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Pelvic Inflammatory Disease

by Dr Vince Forte

Pelvic Inflammatory disease (PID) causes misery for millions of women round the world. Dr Vince Forte demystifies this often baffling disease and explains what it is in this no-nonsense guide.

Background: what it is, who gets it and how they get it.

Pelvic inflammatory disease (PID) is a catch-all name for different types of bacterial infection in the pelvis. It can mean infection of the cervix (cervicitis), womb (endometritis), fallopian tubes (salpingitis), or ovaries (oophoritis). PID can affect several of these places at the same time, and can spread outside the womb, into the space surrounded by the sac which contains the bowels (the peritoneum). Infection of the sac itself is called peritonitis. About 1 in 50 sexually active women in the UK develop PID each year. It most commonly develops in women aged between 15 and 24.

PID is referred to as acute or chronic, depending on whether it is a sudden, severe infection (acute), or long-term, less intense but persistent problem (chronic).

Who’s at risk:

PID is commoner in women who:

  • · Are young
  • · Had first intercourse when young
  • · Have had previous sexually-transmitted infection (STI)
  • · Have had multiple sexual partners
  • · Use vaginal douches
  • · Have an intrauterine contraceptive device (IUD, Coil)

PID seems to be less common than average in women who take the combined oral contraceptive pill.

  • · The bacteria can get into the pelvis from an existing vaginal infection which may have no symptoms
  • · STIs can cause PID. The commonest infections are chlamydia, gonorrhoea and mycoplasma.
  • · PID can happen as a complication of pelvic surgery, for example a termination of pregnancy
  • · Less commonly, infection can spread from appendicitis.
  • · Very rarely, PID is caused by bacteria carried to the pelvis from elsewhere via the bloodstream

How it affects the sufferer


There is a lot of variation between individuals when it comes to the type and severity of symptoms that can be experienced.

Acute PID can cause only a mild lower abdominal pain, maybe with vaginal discharge and pain during sex, through to very bad pain in the lower back and all through the abdomen and pelvis, along with feeling very ill with a high fever and maybe vomiting.

Chronic PID often causes deep pain during intercourse and a persistent continuous low abdominal pain, and back pain, over which the periods are unusually painful and heavy. This waxes and wanes over time, sometimes seeming to get better, only to get worse again. The unremitting cycle is emotionally exhausting and depression is a common problem with chronic PID.


Untreated PID can cause permanent blockages of the Fallopian tubes, resulting in reduced or zero fertility. The egg released each month by the ovary simply cannot travel to the womb.

The constant attempts of the body to fight against and heal Chronic PID results in fibrous scars in the pelvis forming. These stick organs such as the bowel, womb or fallopian tubes together (adhesions). Adhesions cause long-term pain, often variable in form and hard to treat. Chronic (persistent) pain develops in about 1 in 5 cases.

Blocked Fallopian tubes and adhesions affect the route of the egg released each month in the ovary. The egg can get stuck in a Fallopian tube, or not even get in and drift into the pelvic cavity. If an egg is fertilised outside the womb, the result is an ectopic pregnancy. Ectopic pregnancy within a Fallopian tube is very dangerous, as it can burst the Fallopian tube, causing massive sudden haemorrhage. A ruptured ectopic pregnancy typically presents with severe, sudden, normally one-sided pelvic pain, and vaginal bleeding, at around 6 weeks since the first day of the last period. It is a surgical emergency and requires an operation very swiftly. If you have had PID and become pregnant, you have about a 1 in 10 chance that the pregnancy will be ectopic.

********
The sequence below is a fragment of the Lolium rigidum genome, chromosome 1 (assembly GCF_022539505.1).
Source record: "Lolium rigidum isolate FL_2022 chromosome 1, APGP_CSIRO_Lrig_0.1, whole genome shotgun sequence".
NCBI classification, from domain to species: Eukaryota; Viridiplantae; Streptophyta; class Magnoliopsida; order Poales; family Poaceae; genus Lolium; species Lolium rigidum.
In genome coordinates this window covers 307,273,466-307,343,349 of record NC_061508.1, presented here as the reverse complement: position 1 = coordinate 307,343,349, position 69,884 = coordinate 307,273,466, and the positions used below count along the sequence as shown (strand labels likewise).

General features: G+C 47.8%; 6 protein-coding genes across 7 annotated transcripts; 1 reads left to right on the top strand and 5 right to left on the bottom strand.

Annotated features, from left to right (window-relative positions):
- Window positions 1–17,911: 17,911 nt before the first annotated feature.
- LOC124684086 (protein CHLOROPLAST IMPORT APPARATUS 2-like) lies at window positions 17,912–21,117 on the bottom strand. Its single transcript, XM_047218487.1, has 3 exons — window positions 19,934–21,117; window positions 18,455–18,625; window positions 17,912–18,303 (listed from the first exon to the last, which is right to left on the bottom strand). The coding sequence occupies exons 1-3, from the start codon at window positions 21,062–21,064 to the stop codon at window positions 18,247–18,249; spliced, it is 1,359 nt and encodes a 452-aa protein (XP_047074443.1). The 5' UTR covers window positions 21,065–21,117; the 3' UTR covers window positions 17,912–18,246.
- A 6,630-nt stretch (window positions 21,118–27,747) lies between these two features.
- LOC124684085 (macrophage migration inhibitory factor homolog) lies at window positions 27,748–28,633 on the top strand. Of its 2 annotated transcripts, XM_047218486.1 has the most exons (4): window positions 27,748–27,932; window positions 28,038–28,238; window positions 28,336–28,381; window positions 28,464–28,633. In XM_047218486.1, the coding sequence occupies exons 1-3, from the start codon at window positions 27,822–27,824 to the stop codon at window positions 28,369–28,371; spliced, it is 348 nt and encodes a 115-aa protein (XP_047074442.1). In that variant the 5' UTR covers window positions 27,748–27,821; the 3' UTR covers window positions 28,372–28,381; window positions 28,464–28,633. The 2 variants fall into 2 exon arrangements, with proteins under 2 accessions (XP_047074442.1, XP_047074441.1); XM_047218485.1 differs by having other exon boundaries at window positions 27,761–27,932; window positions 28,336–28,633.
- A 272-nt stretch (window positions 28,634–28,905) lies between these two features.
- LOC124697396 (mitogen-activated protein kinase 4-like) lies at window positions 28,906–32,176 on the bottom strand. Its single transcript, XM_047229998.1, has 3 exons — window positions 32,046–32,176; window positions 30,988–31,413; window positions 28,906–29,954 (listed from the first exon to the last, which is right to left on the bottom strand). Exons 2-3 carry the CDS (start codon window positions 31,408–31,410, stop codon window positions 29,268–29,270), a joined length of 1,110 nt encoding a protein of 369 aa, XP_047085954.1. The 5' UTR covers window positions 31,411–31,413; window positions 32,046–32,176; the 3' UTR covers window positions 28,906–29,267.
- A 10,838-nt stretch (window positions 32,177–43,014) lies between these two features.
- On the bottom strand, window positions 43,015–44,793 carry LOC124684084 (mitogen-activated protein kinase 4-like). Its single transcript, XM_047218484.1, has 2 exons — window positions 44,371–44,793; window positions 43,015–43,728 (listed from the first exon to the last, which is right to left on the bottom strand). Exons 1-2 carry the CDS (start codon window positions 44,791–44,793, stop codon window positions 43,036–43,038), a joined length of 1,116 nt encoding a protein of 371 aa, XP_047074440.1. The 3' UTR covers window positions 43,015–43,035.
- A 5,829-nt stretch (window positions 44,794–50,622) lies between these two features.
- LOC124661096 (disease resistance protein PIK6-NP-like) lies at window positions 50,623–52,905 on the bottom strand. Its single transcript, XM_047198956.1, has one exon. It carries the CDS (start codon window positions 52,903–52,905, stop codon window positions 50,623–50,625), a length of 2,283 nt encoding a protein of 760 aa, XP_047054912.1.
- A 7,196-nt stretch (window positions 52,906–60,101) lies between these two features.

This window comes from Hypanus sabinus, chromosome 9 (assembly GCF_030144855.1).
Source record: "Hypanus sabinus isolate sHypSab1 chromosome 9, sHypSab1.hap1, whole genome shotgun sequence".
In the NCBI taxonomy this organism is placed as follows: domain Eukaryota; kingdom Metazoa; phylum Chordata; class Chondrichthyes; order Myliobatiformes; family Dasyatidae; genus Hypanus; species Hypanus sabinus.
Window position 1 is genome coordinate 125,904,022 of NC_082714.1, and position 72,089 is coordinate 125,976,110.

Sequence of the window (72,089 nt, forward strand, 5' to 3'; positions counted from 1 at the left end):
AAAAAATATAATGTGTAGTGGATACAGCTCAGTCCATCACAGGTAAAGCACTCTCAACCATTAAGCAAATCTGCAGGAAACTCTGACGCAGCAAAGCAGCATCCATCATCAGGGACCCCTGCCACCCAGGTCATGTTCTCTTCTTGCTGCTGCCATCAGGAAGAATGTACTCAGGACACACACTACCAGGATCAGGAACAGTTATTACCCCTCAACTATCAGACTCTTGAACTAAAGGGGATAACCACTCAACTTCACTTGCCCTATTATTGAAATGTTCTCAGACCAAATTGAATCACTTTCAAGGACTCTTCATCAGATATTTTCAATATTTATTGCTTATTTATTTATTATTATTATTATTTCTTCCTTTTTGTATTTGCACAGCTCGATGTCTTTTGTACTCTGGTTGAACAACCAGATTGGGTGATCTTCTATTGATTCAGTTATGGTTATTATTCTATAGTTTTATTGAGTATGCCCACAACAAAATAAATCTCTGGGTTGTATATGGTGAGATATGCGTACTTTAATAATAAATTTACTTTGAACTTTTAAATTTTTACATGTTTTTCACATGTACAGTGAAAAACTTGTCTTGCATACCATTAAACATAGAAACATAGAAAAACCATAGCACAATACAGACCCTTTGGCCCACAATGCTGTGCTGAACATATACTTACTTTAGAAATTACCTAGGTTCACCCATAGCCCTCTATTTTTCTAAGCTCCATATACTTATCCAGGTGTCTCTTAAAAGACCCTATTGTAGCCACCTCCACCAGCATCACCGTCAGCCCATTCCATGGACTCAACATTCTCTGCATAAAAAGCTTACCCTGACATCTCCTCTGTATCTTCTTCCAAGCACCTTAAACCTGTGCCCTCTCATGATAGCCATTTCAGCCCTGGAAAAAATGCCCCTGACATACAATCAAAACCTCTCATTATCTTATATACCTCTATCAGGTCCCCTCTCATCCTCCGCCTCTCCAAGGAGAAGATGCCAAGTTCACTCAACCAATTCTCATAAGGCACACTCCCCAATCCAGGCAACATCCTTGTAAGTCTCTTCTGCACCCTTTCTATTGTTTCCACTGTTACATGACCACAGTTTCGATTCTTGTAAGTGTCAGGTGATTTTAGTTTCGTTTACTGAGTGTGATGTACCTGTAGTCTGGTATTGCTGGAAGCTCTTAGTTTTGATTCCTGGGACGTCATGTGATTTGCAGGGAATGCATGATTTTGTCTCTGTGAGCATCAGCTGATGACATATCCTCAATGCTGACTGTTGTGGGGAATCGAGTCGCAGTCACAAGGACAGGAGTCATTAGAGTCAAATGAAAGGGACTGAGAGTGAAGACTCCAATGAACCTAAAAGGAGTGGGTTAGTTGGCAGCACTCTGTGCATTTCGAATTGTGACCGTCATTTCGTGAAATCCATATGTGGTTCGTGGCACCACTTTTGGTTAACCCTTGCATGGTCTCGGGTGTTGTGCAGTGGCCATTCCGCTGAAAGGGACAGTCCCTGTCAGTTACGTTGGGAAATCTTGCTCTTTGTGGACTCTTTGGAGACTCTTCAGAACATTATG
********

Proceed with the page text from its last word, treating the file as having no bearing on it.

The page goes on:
About 1 in 5 women who have PID have a further episode. This is usually within two years.

Managing PID


In acute PID, a a full blood count (FBC) is useful to give an indication of how severe the infection is: a high white cell count (WCC) represents a strong defence reaction by the body to a severe infection.

A sample of vaginal discharge can be analysed to find out what bacteria are causing the infection, and which antibiotics they will respond to. A swab from just inside the opening of the cervix (the os) can help pick up chlamydial DNA –a very useful test.

Ultrasound scans of the pelvis help to rule alternative causes of pelvic pain. If it shows up fluid in the pelvis, outside the womb, it tends to back up a diagnosis of PID.

Directly looking at the pelvic organs can be done with laparoscopy (“keyhole surgery”), which also allows fluid to be taken for sampling.


Antibiotics are the treatment for PID, usually taken as tablets, but a severe infection requires intravenous antibiotics. Two different types are taken for 10 days to combat the infection.

Good pain relief is important, and a good explanation of the problem helps to reduce anxiety, which otherise magnifies the pain and distress of severe pelvic pain. Laparoscopy can be useful in chronic PID to physically break down any adhesions in the pelvis, This may reduce some of the pain.


Safe sex practices such as barrier methods of contraception, and having regular check-ups at GUM clinics if there are multiple sexual partners wiil reduce the contribution that STIs make to PID.

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2012-09-11 11:31:05 maria
i was pregnant for six weeks and then i miscarried it,after that when am urinating i see things like pus what can it be
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